This sitting position is recommended for those who tend to hold cats too tight while standing, especially kids. It is common for a kid to mistakenly drop a cat while in a standing position. So, before handing your precious pet cat over to minor, have the child take a comfortable position sitting on the sofa or chair. However, you should ensure to instruct them on how to handle the cat first and let them know when to let the cat down. For sure, if the child is not properly instructed on how to hold a cat, they might end up incurring injuries as the cat will not hesitate to use its talons when it is held down against its will.

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How Should You Pick Up a Cat?

After assessing the situation and getting the green light, approach the kitty with a relaxed manner. Crouch down to his level—he’ll feel less threatened when you’re not towering over him. You can even gain his trust by petting him in his hot spots, like the base of the ears or under the chin.

“If your cat is nervous of being picked up, but enjoys your company and petting, you can try to teach them to enjoy or tolerate being picked up,” Nigbur says. “[Motivate] her with a lick of baby food or a flake of tuna after every [step]. This will keep her happy about being touched. If your cat is not food motivated, you can also offer a few seconds of playtime with their favorite toy as a reward.”

Place your dominant hand underneath her ribcage (not their stomach). Use your free arm to support the back legs. When you feel comfortable, Nigbur says to slowly lift to a standing position while also pulling the cat against your chest for support. Use that non-dominant arm as a platform to support her hind legs.

Once she’s up in your arms, be sure to remain calm so the kitty feels comfortable. Hold the cat so her back paws are supported—lay your non-dominant arm flat across your torso, above the belly button, to give her a shelf to rest her rump on. Use your dominant hand to support her upper half and hold her firmly yet gently against your chest.

Once you're both comfortable, explore different ways of holding him to see what he enjoys. Some cats like to perch their legs on your arm and look back over your shoulder so they can enjoy the view. Others like to be held on their backs like a human baby. Nigbur says as you explore, pet him and talk to him to make him feel more comfortable and secure. Support him with your non-dominant arm and pet him on his head or down his back with your free hand. Maintaining a soft tone will put him at ease.

For younger children or anyone who’s less experienced with cats, Nigbur says to try holding him from a sitting position first, which will allow the cat to be in control and find a comfortable position on your lap. This is also the way you’ll want to hold a cat to prepare him for nail clipping, so it’s good practice to have him sit on laps.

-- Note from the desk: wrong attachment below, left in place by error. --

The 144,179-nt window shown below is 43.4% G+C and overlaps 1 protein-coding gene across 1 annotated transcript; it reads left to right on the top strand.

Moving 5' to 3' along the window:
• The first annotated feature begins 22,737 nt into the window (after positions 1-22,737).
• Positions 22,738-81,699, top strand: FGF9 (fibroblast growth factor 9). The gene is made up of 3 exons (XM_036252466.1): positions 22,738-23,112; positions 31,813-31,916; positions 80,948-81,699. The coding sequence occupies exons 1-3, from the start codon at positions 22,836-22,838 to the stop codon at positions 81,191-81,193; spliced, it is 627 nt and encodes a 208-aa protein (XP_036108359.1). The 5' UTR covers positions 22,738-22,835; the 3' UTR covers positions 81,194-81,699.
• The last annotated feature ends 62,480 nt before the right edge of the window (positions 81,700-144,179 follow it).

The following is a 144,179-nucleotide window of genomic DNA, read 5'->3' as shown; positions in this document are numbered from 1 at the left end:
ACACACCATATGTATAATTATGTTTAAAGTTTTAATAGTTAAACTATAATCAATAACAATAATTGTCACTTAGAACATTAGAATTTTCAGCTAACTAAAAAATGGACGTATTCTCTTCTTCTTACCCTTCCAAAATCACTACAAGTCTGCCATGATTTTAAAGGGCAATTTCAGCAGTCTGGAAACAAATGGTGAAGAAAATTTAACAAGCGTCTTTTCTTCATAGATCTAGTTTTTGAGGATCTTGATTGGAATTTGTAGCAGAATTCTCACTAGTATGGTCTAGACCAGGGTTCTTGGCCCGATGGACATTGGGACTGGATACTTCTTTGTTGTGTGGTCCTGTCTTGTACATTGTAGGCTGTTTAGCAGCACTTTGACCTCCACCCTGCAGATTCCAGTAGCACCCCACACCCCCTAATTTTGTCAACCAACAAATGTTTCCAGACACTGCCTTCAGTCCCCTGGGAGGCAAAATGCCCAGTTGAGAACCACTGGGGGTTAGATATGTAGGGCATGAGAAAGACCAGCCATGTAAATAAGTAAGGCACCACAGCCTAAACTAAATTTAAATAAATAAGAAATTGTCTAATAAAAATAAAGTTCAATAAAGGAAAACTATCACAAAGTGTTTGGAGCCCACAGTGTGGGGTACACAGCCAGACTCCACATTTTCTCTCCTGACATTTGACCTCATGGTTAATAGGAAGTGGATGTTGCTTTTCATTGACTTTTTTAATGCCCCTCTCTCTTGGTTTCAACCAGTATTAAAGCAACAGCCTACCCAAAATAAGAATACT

Advanced holds

Those aren’t the only ways to hold your cat. As shown below, plenty of less obvious poses are still perfectly fine, as long as the cat wants to cooperate.

On the left is the baby pose, which Dr. Burstyn demonstrates in a follow-up video. This is safe and comfortable if you have a good relationship with the cat. But, he warns, “I would not do this with any cat that I don’t completely trust.” Holding a cat like a baby opens you up to scratches from its front claws, so if your cat resists, gently put it down and try a more traditional hold.

In the middle is a football pose. Dr. Burstyn recommends this for quickly scooping up a resistant cat. By pulling the front of the cat in toward your body, and holding in its hind legs, you reduce the cat’s range of movement (and thus its ability to scratch you or escape), while still supporting the body. Squish the cat close, says Dr. Burstyn. “It’s never going to do them any harm; in fact, they tend to feel more safe and secure when they’re being held tightly.”

Illustration: Angelica AlzonaIllustration: Angelica Alzona

Finally, there’s the shoulder hold. This is another pose reserved for cats and humans who have a trusting relationship. To get your cat on your shoulder, get your cat on a surface near waist level, then lean down toward it and allow it to climb up onto you. (You’ll risk a little scratching as the cat puts its claws out to climb.) Support the cat’s butt with your hand.

If the cat is comfortable on one shoulder, it might try to lie across both shoulders, behind your neck. You can let it (while risking some more inadvertent scratches), or you can keep it still by squishing its back into your shoulder with your other hand.

To let down a shoulder cat, don’t pull it off or let it leap behind you. Get to a waist-high surface and lean forward until the cat relents and rights itself. (When Dr. Burstyn demonstrates with his cat Mr. Pirate, he has to lean all the way down to the exam table before the cat finally lets go.)